Such a reading of the forum-selection clause comports with our interpretation of a nearly identical forum-selection clause in Bautista Cayman Asset. Refined to bare essence, the forum-selection clause in that case, like the one here, reflects an agreement by the parties to “submit to the jurisdiction” of a designated court. Bautista Cayman Asset, 999 F.3d at 35. That language, we explained, is strongly reminiscent of the permissive forum-selection clause in Ericsson, and indicates only that the parties agreed to “submit themselves to the jurisdiction of a particular court.” Id. (emphasis in original). In other words, a forum-selection clause specifying that the parties agree to submit to the jurisdiction of a particular court does no more than signify the parties' “mutual assent to a particular court's ‘jurisdictional authority.’ ” Id. (quoting Summit Packaging Sys., Inc. v. Kenyon & Kenyon, 273 F.3d 9, 13 (1st Cir. 2001)). By its very nature, such a provision is “not a negative exclusion of jurisdiction in other courts.” Ericsson, 201 F.3d at 18-19 (citing Redondo Constr. Corp. v. Banco Exterior de España, S.A., 11 F.3d 3, 6 (1st Cir. 1993)).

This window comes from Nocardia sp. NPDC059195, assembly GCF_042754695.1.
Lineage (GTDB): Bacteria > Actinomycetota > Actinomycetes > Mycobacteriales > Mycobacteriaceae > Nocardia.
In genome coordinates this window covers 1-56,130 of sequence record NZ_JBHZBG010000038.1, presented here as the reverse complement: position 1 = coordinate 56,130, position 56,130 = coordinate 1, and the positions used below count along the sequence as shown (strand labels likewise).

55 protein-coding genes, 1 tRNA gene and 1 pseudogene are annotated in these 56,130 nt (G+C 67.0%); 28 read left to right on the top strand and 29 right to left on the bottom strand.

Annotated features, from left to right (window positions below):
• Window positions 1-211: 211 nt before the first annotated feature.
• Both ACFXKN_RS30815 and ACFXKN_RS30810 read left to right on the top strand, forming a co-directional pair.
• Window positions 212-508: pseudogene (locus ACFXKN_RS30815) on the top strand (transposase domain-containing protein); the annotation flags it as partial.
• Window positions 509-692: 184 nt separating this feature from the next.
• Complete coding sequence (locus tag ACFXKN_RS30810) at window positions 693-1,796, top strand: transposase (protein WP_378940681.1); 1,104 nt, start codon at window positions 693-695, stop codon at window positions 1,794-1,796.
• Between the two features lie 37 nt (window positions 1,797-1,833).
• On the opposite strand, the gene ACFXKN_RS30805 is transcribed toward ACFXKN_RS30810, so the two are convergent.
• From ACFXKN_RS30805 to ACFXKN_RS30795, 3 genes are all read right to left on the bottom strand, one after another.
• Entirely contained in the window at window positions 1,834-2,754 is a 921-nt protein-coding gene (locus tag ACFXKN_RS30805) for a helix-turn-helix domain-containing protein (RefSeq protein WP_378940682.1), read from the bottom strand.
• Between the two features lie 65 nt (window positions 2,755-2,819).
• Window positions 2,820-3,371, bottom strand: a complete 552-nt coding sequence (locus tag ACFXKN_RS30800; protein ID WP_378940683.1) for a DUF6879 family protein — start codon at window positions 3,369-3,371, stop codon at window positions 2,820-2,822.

The district court rejected the plaintiff's proffered comparison of the Agreement's forum-selection clause to the forum-selection clause in Ericsson. The court identified certain textual differences that, in its view, “drastically changed the nature and effect of the clause.” Kress Stores, 2021 WL 952385, at *5. It also reasoned that a permissive forum-selection clause would “make no sense” in light of the parties' circumstances. These justifications cannot bear the weight that the district court loaded upon them.
The Agreement's forum-selection clause deviates from the Ericsson clause in two principal ways. First — unlike the clause at issue in Ericsson — the Agreement's forum-selection clause begins with language that articulates its application “in case of any controversies or conflicts.” The defendants stressed this phrase at oral argument, and they — like the district court — linked it with the infinitive phrase “to voluntarily submit.” That attempted linkage does not withstand scrutiny: reading the forum-selection clause as a whole, the infinitive phrase plainly refers to the parties, not to the submission of “controversies or conflicts.” See Bautista Cayman Asset, 999 F.3d at 35.